Taylor, G. M., Widdison, S., Brown, I., Young, D. and Molleson, T. I. (2000). A mediaeval case of lepromatous leprosy from 13th-14th century Orkney, Scotland. J Archaeol Sci 27 (12). Vol 27(12), pp. 1133-1138.

Title
Title
The title of the publication or report
Title:
A mediaeval case of lepromatous leprosy from 13th-14th century Orkney, Scotland
Issue
Issue
The name of the volume or issue
Issue:
J Archaeol Sci 27 (12)
Series
Series
The series the publication or report is included in
Series:
Journal of Archaeological Science
Volume
Volume
Volume number and part
Volume:
27 (12)
Page Start/End
Page Start/End
The start and end page numbers.
Page Start/End:
1133 - 1138
Biblio Note
Biblio Note
This is a Bibliographic record only.
Biblio Note
Please note that this is a bibliographic record only, as originally entered into the BIAB database. The ADS have no files for download, and unfortunately cannot advise further on where to access hard copy or digital versions.
Publication Type
Publication Type
The type of publication - report, monograph, journal article or chapter from a book
Publication Type:
Journal
Abstract
Abstract
The abstract describing the content of the publication or report
Abstract:
Erosion in the 1960s resulted in exposure of human skeletal remains from a Norse Christian cemetery at Newark Bay. One set of remains showed osteological evidence of advanced lepromatous leprosy, but the absence of bones from the lower limbs precluded definitive diagnosis. The aim of the present study was to determine whether Mycobacterium leprae could be detected in bone extracts, as a means of confirming the diagnosis of leprosy. Bone samples were examined from the suspected leprosy case and from a second contemporary burial thought to be free of disease. DNA was amplified by polymerase chain reaction (PCR) using primers specific for a repetitive element (RLEP) characteristic of M. leprae. Additional PCR tests specific for Mycobacterium tuberculosis and for amelogenin (a human gene suitable for sex determination) were also applied to the samples. M. leprae DNA was detected only in the skull sample from the suspected leprosy case. The DNA sequence was identical to that found in present day isolates of M. leprae. Positive results were only obtained using a PCR reaction designed to amplify relatively short stretches of DNA, suggesting the microbial DNA had undergone extensive fragmentation. There was no evidence of M. tuberculosis DNA in bones from the leprosy suspect or control individual. The ability to recover ancient samples of DNA provides an opportunity to study long-term evolutionary changes that may affect the epidemiology of microbial pathogens.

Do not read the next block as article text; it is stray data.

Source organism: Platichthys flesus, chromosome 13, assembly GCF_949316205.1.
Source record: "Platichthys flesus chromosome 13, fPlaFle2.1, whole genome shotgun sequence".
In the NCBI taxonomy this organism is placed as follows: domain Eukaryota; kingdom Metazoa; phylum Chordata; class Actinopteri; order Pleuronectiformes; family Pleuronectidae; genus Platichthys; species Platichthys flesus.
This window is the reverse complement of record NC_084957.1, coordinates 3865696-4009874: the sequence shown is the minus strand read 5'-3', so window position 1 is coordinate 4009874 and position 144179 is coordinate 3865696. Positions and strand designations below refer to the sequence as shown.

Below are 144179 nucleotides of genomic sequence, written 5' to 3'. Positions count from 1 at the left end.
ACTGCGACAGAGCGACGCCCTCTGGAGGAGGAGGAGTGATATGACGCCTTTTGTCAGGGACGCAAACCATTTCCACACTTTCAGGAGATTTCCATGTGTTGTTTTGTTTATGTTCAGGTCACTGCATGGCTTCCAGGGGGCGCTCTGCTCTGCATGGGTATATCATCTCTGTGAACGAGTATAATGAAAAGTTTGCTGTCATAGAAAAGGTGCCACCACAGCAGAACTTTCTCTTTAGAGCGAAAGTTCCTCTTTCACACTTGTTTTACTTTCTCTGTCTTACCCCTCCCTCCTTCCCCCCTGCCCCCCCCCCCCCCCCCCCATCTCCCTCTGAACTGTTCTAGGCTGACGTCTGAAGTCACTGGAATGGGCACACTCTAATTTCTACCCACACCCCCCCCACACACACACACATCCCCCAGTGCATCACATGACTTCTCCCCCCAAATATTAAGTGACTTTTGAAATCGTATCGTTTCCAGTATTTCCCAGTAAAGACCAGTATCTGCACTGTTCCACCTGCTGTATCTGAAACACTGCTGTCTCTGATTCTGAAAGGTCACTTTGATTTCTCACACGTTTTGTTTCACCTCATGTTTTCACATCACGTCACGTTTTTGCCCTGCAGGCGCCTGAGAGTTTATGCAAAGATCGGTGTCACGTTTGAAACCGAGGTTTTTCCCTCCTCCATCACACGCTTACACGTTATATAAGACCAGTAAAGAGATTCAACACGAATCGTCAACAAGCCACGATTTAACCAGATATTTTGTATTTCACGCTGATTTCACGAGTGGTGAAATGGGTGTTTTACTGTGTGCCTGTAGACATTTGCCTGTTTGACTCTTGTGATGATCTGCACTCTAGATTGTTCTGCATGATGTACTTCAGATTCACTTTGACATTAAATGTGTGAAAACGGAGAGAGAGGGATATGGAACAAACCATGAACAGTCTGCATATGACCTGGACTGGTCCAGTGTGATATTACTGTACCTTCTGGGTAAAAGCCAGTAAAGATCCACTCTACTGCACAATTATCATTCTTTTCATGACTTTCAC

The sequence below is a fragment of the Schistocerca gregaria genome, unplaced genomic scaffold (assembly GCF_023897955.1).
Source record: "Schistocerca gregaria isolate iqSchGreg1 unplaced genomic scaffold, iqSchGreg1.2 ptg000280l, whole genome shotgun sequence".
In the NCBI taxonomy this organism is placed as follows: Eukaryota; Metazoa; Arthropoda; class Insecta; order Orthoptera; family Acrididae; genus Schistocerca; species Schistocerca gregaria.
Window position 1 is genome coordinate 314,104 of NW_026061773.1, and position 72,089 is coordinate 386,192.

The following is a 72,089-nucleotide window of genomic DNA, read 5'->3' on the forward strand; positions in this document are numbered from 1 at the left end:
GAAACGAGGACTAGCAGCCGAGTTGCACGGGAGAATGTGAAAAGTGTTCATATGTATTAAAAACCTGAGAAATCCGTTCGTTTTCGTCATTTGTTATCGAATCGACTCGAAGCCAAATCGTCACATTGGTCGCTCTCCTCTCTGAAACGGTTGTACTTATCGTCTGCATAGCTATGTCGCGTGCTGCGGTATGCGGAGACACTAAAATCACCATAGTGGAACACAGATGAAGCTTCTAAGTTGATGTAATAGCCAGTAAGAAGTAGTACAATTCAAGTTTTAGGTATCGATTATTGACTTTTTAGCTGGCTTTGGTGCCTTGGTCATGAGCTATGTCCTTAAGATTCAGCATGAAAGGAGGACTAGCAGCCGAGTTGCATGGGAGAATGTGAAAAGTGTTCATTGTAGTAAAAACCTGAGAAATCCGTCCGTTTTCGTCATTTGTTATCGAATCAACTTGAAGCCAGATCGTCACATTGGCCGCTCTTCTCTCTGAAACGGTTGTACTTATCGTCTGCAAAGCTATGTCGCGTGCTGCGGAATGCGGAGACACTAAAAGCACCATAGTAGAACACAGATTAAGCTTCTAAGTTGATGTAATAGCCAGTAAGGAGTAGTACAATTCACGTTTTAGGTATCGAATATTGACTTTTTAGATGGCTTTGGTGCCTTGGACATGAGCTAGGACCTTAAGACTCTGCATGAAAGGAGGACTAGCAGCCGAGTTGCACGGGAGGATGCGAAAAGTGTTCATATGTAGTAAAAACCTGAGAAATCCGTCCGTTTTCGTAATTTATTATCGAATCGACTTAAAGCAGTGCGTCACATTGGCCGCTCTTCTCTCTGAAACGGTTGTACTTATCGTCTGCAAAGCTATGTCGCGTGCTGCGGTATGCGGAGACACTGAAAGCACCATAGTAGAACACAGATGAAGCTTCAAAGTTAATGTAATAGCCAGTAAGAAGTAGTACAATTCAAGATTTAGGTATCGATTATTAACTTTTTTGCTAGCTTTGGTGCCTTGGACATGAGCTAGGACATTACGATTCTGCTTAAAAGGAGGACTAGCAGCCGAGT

Author
Author
The authors of this publication or report
Author:
G M Taylor
Stephanie Widdison
Ivor N Brown
Douglas Young
Theya I Molleson
Year of Publication
Year of Publication
The year the book, article or report was published
Year of Publication:
2000
Locations
Locations
Any locations covered by the publication or report. This is not the place the book or report was published.
Subjects / Periods:
Burial (Auto Detected Subject))
13th14th Century (Auto Detected Temporal)
Bone (Auto Detected Subject))
Human Skeletal Remains (Auto Detected Subject))
Skull (Auto Detected Subject))
Cemetery (Auto Detected Subject))
Bone (Auto Detected Subject))
Leprosy (BIAB)
Bones (Human) (BIAB)
Medieval (BIAB)
Disease [Swp] Anthrax (BIAB)
Source
Source
Where the record has come from or which dataset it was orginally included in.
Source:
Source icon
BIAB (The British & Irish Archaeological Bibliography (BIAB))
Created Date
Created Date
The date the record of the pubication was first entered
Created Date:
07 Feb 2001